As I have mentioned before, Craig is the cook in our household. He enjoys cooking and trying new things, and he’s one of those cooks that just throws in a little of this and a little of that instead of following a strict recipe. I love that he loves to cook. It works great for me, as I don’t enjoy cooking too much and I’m perfectly happy doing dishes (which is my job after he uses every pot and pan in the house to prepare a meal). I do handle the baking in the house, and that is something I enjoy.
Every once in a while, though, I get an urge to cook. I’m hosting my book club meeting in a couple of weeks and I’ve been thinking about what I should serve for dinner. Although I’m not above asking Craig to cook for the evening – the evening where he is banished to his man-attic so that he stays far, far away from the influx of ladies in the house, mind you – I do feel like this is a time where I should do the cooking.
So, a couple of weeks ago we enjoyed a fabulous butternut squash galette at a dinner party we attended, and I thought it would be great for my book club dinner. It was so tasty and I loved that it was a vegetarian entree, as we’re working on eating more vegetarian meals at home. (We’re doing really well on this, by the way – we have eliminated beef and pork in the house and I’d say over half of our home-made dinners in the last month were vegetarian.) We bought the cookbook the recipe came from:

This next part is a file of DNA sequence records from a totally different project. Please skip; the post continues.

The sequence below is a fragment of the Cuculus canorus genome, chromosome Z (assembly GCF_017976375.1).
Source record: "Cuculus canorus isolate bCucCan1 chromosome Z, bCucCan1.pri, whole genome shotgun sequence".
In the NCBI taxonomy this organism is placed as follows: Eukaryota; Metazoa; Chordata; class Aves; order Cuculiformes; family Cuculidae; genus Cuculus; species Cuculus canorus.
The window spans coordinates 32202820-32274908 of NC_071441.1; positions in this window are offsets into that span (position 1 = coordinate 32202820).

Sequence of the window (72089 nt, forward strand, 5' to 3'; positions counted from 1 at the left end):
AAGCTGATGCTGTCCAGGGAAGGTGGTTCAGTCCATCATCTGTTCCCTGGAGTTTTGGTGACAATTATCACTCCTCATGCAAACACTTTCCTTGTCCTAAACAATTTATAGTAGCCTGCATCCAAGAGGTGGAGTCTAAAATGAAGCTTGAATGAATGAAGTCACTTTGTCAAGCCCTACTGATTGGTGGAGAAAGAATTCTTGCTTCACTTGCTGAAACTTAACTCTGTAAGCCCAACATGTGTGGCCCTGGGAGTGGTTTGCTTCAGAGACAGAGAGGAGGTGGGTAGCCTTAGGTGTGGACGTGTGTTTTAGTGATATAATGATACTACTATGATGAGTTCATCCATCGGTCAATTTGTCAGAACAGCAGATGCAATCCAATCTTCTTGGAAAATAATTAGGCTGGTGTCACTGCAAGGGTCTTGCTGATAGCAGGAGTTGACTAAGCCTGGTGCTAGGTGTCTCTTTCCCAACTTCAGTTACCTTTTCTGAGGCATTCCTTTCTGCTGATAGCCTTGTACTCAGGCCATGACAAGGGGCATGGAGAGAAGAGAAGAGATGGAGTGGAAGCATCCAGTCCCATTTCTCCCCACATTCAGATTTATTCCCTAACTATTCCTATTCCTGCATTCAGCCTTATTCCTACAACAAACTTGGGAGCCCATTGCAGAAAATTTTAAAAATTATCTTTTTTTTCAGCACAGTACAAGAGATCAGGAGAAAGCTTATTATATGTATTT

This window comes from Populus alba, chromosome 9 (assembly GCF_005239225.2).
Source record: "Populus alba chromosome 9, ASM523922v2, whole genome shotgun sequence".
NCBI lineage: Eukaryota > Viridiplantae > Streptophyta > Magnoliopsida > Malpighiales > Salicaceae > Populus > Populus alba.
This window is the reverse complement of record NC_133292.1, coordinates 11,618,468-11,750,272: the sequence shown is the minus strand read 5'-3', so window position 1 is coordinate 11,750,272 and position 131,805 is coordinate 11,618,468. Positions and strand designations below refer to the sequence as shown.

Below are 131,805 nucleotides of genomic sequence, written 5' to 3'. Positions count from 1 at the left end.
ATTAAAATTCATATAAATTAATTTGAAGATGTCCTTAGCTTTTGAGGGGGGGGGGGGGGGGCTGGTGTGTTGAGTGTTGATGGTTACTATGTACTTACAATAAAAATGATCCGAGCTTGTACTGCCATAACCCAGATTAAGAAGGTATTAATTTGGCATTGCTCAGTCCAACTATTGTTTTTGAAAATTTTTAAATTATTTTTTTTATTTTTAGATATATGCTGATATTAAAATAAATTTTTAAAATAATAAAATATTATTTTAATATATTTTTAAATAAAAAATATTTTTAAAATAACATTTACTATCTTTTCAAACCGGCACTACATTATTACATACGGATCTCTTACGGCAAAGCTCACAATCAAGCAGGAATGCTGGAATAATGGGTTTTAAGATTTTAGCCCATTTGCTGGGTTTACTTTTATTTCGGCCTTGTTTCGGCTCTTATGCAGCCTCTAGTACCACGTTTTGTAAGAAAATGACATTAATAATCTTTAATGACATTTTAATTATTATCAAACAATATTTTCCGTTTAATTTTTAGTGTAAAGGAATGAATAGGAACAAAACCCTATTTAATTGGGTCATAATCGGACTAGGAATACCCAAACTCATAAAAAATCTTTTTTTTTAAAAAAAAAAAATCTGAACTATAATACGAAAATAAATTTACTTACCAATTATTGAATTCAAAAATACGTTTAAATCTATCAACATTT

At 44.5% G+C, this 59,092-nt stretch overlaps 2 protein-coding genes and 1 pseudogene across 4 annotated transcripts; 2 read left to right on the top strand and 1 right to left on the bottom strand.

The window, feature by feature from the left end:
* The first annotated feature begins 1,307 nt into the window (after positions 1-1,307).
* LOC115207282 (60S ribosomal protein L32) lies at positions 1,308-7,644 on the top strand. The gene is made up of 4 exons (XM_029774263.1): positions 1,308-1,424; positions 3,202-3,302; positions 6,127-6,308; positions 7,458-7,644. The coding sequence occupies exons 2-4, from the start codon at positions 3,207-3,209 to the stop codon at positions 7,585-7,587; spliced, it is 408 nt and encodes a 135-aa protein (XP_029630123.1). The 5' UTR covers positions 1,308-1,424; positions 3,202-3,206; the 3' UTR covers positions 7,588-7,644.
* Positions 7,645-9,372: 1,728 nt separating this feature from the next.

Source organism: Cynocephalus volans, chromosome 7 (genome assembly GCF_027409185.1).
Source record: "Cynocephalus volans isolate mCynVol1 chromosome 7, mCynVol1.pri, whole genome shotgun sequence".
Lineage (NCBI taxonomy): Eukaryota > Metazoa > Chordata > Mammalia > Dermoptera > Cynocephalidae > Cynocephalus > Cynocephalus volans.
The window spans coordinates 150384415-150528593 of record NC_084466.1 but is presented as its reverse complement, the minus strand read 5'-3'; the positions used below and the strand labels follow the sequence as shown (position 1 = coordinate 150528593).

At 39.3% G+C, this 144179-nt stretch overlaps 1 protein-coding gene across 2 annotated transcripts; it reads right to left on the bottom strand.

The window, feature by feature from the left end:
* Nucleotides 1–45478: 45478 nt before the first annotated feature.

We happened to have some butternut squash from our CSA that wasn’t going to last much longer, and I figured I’d better do a practice run. So I tried it last night for dinner. It was good that I practiced, because this is what it looked like:
Not exactly making your mouth water, huh? It tasted fine, but wasn’t too pretty to look at. The main problem (with how it looks) is that the dough was falling apart as I tried to wrap it up over the squash mixture, so I couldn’t make it nice and uniform and make the nice little pleats as the illustration in the book showed. And then I kept pulling pieces away (unintentionally) and trying to press them back into place so the filling would not spill out. Now, I am a baker and I can make a good pie crust, and this is just as much of a baking project as a cooking project, so the problems I had here surprised me a little bit. But it was a different dough recipe than I usually use and the set up was new to me as well. Next time I will add a bit more water to the dough and I hope that will do the trick. I also probably did not roll out the dough as much as I should have. Since our friend Mr. Mouse is still with us (why won’t he go away? he has zero food sources left!), I didn’t want to roll anything out on the counter (no matter how much I clean it, I still know it is mousy dirty), so I used a cutting board and therefore I was limited in my rolling dimensions. Anyway, I am glad that I had this practice run, because I would have been embarrassed for the book club ladies to see such a pile of squash and dough!
Other changes I’ll make on my next attempt:
1. Use a pie dish instead of just putting it on a baking sheet. Our friends did it that way and I think it probably kept things together better.
2. Make the onion pieces a bit finer. I might even put it all in the food processor to smooth it out in the end.
3. Add salt and pepper. I just totally forgot the seasoning. (This is why Craig is the cook!)
4. Bake just a little longer. I thought the crust was good but Craig thought it could have used a couple more minutes in the oven.
5. Prepare a dressing or topping. Our friends served a warm Gorgonzola dressing that added a really nice touch.
In the end, it was a moderate success but there was a lot of room for improvement. So, I’ll try it again in a couple of weeks for my book club meeting. I’ll let you know how it turns out that time around!